We’ve seen similar stuff before in EA’s ambitious but flawed RTS/card game hybrid BattleForge, but here it’s implemented in a much speedier, more sporty fashion. Blitz isn’t defined by who builds their base fastest and storms their opponent, nor is it about unit management and positioning in the way that the campaign and standard multiplayer modes are. The Blitz maps are arenas – vast, plain, distinctly gamey – and once armies collide you’ll have a hard time micro-managing your troops in any way. Instead, it’s about shocking your enemy by dropping in a pair of the formidable Vulture ships right behind them as they’re gaining an edge on you, or smuggling a couple of units out of a losing skirmish so you still have that precious moving spawn point on which to rebuild your army. It’s a game of immediacy, big instant decisions, and deceptively deep strategy.
Blitz is the brainchild of Creative Assembly’s Oli Smith and 343 Industries’ Max Szlagor. When I asked how the whole card thing came about, they said that in search of a new twist on the genre that would offer a speedy, accessible and “less intimidating” experience, they considered a card-based army picker before the battles, a bit like a table-top game of Warhammer. Smith told me, “The big Eureka moment for us was when we thought ‘Ok, you’ve got cards to build an army, but how about going one further and using these cards on the battlefield?’”
With its five to ten-minute matches, special Commander abilities, and ever-present possibility of battles being dramatically turned on their head with a lucky hand and some quick thinking, Blitz for me has echoes of a MOBA about it (something which has also been alluded to by other members of the Halo Wars 2 dev team, including Creative Assembly executive producer David Nicholson and 343 Industries’ head of strategy games, Dan Ayoub). It feels designed for the gamer who’s time-constrained in the short term, while at the same time opening the proverbial skill ceiling out to the sky, which invests players in the long-term. It’s a fascinating formula that I’d never have expected from the simple, console RTS framework of Halo Wars. Now I’ve played it, Blitz feels like a better mechanical fit for Halo Wars 2 than the traditional base-building style of its main campaign.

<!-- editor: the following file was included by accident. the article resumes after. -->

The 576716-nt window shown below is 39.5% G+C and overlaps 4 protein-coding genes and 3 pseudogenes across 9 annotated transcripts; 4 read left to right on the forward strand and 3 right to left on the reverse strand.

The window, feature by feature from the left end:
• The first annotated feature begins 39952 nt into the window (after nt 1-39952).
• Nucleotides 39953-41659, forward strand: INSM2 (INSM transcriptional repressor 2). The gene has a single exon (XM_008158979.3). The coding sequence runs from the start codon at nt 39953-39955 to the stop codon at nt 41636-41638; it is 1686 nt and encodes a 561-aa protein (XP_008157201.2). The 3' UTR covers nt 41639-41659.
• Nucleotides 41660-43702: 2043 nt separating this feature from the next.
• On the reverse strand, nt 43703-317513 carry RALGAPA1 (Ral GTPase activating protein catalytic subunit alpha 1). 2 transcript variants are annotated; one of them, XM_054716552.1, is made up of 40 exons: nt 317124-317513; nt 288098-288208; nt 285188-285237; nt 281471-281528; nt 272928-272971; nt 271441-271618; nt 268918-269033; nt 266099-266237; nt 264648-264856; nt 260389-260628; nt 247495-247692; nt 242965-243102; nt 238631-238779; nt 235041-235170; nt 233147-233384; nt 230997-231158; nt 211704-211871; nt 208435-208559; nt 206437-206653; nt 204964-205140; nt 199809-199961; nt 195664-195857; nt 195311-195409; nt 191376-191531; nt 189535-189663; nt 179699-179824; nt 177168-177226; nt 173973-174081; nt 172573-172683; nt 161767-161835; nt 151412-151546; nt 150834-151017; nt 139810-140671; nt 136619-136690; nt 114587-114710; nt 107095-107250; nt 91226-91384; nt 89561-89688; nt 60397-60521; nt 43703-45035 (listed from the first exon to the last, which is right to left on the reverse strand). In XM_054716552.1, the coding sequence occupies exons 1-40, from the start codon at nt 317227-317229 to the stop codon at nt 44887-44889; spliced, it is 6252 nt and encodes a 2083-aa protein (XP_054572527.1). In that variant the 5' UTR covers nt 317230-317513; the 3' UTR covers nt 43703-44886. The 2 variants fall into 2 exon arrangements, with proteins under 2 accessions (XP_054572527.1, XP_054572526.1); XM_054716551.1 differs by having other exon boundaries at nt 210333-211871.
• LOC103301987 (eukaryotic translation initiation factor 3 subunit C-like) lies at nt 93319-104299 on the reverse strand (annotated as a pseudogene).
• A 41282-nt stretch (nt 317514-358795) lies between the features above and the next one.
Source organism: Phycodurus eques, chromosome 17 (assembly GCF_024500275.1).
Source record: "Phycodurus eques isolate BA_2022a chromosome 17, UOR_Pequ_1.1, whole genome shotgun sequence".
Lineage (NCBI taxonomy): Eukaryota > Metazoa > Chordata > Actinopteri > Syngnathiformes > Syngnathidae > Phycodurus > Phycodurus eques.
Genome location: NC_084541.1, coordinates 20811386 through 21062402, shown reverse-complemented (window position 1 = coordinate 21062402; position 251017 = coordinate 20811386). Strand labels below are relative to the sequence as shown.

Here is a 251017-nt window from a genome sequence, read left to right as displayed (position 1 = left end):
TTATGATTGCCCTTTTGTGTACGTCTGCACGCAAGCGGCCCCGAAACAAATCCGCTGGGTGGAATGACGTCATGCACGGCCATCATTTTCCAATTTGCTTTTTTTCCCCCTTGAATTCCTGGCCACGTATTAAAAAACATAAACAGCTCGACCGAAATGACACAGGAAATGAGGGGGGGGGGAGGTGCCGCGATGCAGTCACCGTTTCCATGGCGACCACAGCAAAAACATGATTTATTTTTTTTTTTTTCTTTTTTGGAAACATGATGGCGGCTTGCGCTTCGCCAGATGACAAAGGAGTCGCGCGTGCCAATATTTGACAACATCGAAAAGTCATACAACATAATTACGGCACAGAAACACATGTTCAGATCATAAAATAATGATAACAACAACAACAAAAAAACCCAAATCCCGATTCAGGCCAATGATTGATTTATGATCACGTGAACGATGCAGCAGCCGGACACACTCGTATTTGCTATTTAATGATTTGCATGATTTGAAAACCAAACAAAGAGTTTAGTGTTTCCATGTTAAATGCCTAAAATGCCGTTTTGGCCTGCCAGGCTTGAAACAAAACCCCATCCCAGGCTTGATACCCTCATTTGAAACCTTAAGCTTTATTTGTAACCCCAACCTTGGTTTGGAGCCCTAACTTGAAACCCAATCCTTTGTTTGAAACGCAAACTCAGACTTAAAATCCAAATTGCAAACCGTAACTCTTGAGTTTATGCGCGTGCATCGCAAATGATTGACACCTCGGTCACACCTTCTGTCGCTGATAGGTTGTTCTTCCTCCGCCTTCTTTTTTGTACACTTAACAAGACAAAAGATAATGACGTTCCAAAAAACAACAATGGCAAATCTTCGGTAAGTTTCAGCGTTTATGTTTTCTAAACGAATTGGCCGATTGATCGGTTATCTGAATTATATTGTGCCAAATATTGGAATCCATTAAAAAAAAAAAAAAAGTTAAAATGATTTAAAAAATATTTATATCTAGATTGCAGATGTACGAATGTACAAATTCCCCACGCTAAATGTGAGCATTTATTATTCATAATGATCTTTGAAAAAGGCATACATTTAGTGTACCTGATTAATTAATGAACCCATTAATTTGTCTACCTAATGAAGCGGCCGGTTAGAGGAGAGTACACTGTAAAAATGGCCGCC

Smith is less attracted to the MOBA comparisons than some of his peers, though acknowledges that Blitz was similarly about taking one element of the RTS and honing in on it. “MOBAs condensed the RTS to the point where you basically took control of one unit”, he said. “We also wanted to condense it, but instead of doing the MOBA ‘fine dexterity’ stuff, we wanted to do something big and bold. That’s where the cards come in. Playing a card should be the most influential move you can make in a game – not so much the controls afterwards.”
My first few rounds of Blitz were messy; looking at the ever-crucial mini-map (with no fog of war, negating the need for scouting and searching), I’d see giant ragtag blobs of each player’s armies moving menacingly but primitively from one capture point to the next, expanding each time someone happened upon an Energy drop. When skirmishes happened, it’d just be a case of the bigger force winning. But after a few matches, there were signs of fledgling strategies forming. Speedy Warthogs would be split off from larger armies to collect energy drops, Vulture squadrons would hover over central parts of the map inaccessible to ground troops, ready to offer support where needed, and armies would be split into at least two, with smaller squads of units standing at strategic points to act as walking spawn points.